What do you do after your woodlands experience unexpected storm damage?
FOR ANTIGO TIMES
If your woods have suffered damage due to the recent storms, the Wisconsin Woodland Owners Association (WWOA) is offering free resources to assist you in determining the next steps. WWOA’s website, https://wisconsinwoodlands.org/storm-damage/, offers a variety of information for woodland owners to consider before signing or agreeing to anything.
As a nonprofit, educational organization, established in 1979 for and by Wisconsin’s private woodland owners, WWOA offers a wealth of information to help woodland owners care for their land.
Determining the next steps for your woods is important and should be done as soon as possible without compromising the quality of service you expect from a contractor. Your decision will have implications now and for decades into the future so make sure you are selecting reputable Wisconsin firms to provide the work you need.
On the WWOA Resources page, https://wisconsinwoodlands.org/resources/, you can find a sample timber sale contract, links to the perfect forester for your land, and other resources to assist with storm damage cleanup.
Storm damage, while not always a pleasant experience, is a natural one. Damage from extreme weather events can be referred to as “disturbance” and is a naturally occurring aspect in most ecosystems. Active forest management and timber harvests in some ways, can replicate natural disturbance by creating canopy gaps that permit light to pass through and stimulate understory growth.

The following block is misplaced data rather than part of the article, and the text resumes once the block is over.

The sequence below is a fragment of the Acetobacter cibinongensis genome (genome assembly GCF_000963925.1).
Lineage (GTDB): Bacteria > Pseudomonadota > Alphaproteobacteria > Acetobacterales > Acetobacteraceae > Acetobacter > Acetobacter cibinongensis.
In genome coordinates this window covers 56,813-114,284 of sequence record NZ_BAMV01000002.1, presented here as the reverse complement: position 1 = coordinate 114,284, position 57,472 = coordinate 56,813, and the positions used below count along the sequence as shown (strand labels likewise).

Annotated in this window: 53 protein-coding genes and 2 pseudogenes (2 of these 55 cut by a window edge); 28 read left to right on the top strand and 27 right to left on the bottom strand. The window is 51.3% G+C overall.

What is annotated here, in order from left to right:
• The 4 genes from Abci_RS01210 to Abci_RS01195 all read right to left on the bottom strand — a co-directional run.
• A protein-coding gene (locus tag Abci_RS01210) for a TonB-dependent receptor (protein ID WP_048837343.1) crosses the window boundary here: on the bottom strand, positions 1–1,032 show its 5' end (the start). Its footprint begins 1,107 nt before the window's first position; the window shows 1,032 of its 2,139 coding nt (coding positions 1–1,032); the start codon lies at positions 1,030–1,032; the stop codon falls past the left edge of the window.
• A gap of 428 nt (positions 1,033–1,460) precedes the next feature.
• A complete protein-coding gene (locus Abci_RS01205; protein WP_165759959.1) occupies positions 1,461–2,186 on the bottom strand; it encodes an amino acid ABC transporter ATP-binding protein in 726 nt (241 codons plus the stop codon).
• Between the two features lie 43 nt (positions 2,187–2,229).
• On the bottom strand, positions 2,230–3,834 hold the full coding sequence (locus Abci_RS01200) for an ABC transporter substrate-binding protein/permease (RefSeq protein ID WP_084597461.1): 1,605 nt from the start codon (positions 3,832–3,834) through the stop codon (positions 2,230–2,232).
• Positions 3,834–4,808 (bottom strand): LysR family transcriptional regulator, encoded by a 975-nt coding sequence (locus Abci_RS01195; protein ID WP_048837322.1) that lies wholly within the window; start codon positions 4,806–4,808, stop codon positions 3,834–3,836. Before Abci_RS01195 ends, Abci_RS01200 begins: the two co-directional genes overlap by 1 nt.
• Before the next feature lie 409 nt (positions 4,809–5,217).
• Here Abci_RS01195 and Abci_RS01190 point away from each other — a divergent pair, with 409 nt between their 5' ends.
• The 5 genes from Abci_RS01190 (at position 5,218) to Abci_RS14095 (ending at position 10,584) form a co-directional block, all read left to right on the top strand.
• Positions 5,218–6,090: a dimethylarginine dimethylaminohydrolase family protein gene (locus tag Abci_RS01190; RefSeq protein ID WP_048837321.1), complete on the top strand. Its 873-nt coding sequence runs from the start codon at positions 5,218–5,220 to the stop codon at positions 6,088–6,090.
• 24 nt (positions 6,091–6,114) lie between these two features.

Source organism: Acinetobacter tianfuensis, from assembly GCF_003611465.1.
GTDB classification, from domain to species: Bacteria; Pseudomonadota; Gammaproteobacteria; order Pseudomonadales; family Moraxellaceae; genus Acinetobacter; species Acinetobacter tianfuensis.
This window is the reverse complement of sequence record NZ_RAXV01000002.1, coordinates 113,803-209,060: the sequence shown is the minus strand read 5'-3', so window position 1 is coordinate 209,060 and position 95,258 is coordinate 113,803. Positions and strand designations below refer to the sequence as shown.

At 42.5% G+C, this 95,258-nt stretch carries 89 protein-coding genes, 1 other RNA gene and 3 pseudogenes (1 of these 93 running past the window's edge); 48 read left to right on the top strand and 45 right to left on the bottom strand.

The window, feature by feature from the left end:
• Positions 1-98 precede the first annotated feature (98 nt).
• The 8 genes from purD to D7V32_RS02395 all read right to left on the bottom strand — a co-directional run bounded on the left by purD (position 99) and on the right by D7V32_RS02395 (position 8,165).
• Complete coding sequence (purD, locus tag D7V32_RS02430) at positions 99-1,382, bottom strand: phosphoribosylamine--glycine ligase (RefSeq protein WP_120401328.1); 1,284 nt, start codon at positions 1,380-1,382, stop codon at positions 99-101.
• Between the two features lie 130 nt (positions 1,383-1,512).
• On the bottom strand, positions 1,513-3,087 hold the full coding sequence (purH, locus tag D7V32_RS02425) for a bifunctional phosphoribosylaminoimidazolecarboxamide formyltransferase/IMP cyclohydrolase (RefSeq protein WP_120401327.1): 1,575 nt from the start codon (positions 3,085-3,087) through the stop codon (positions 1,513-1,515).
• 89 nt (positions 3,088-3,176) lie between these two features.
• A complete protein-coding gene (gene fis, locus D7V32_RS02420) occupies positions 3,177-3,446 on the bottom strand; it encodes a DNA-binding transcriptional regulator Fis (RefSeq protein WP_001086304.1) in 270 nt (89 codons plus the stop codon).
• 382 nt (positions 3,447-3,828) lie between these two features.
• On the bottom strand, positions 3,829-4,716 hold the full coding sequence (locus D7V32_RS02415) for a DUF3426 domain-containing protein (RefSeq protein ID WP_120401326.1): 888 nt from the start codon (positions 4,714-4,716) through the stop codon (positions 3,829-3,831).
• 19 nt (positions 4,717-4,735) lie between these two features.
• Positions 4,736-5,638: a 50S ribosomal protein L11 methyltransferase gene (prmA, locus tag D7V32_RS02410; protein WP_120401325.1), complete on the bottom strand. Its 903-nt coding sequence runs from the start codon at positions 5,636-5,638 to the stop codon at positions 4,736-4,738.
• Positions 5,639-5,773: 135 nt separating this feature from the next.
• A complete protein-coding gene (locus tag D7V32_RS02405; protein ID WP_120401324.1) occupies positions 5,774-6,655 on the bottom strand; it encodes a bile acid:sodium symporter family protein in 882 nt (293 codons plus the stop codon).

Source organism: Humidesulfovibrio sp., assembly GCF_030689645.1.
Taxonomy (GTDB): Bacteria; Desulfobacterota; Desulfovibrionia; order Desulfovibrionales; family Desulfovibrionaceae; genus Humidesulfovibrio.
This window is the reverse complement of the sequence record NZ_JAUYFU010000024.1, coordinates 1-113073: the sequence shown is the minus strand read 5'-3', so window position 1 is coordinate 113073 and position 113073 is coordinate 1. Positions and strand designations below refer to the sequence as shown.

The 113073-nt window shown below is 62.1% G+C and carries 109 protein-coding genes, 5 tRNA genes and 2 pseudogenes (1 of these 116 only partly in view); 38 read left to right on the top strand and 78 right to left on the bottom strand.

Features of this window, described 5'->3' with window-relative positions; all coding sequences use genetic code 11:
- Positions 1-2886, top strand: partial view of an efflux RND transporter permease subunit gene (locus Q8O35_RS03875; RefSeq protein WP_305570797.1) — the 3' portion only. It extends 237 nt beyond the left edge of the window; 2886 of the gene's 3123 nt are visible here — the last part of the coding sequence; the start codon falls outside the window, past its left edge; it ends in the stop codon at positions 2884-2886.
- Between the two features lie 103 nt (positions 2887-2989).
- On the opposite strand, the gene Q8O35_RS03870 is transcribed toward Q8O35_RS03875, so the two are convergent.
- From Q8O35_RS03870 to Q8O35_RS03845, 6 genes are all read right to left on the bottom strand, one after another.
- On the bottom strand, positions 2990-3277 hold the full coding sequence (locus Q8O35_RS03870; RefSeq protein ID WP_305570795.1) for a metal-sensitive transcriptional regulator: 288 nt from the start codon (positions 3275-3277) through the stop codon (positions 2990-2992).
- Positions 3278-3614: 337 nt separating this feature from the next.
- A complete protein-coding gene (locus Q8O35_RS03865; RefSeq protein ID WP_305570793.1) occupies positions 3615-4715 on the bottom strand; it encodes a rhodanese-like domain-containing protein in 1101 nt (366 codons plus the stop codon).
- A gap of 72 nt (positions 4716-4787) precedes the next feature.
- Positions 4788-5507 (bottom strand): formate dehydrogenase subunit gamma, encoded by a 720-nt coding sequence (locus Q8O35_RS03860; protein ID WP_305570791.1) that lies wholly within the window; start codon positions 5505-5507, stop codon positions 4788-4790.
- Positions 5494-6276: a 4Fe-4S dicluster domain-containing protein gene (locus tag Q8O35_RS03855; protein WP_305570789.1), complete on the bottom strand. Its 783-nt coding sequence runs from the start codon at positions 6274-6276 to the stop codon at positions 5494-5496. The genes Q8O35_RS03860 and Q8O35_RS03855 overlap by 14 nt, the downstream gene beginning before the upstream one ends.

There are two main options (depending on the damage severity) that are outlined and expanded upon in the WI DNR publication, In the Face of Change.
The first is to leave things as is, allowing dead and damaged trees to decay and go through their natural process. By letting things go as is, a variety of new habitats for different wildlife species (which are often threatened/endangered) are created and nutrients are returned to the forest floor through decomposition.
The second is to do a salvage cut. By clearing out downed and damaged trees, the amount of forest floor and standing fuels are decreased, thereby reducing your risk of a devastating forest fire. Insects and disease also spread quickly between damaged trees. This may be through the cutting of firewood or working with a professional forester and logger to do a salvage harvest.
There is no right answer for any one woodland. Work with your forester and trusted natural resources professionals to decide what is best for you and your woodland. Even though you might feel rushed when handling storm damage on your property, make sure to take a deep breath, take a step back, and confirm that you are following all the needed steps to safely and responsibly manage your woodlands.
If you choose to cut your own trees, make sure you are proficient enough with chain saws to handle the job. Accidents happen when you try to rush. Remember that this is not your usual chainsaw work, there is a lot of tension on the twisted and fallen trees. If you are not confident in your ability to do something – DON’T! As previously mentioned, there are well-trained and experienced people ready to help you.
WWOA offers year-round educational opportunities for novice and experienced private woodland owners who want to improve the health of their woods. Learn more about WWOA by visiting our website at wisconsinwoodlands.org or for a free informational packet, contact WWOA at firstname.lastname@example.org or 715-346-4798.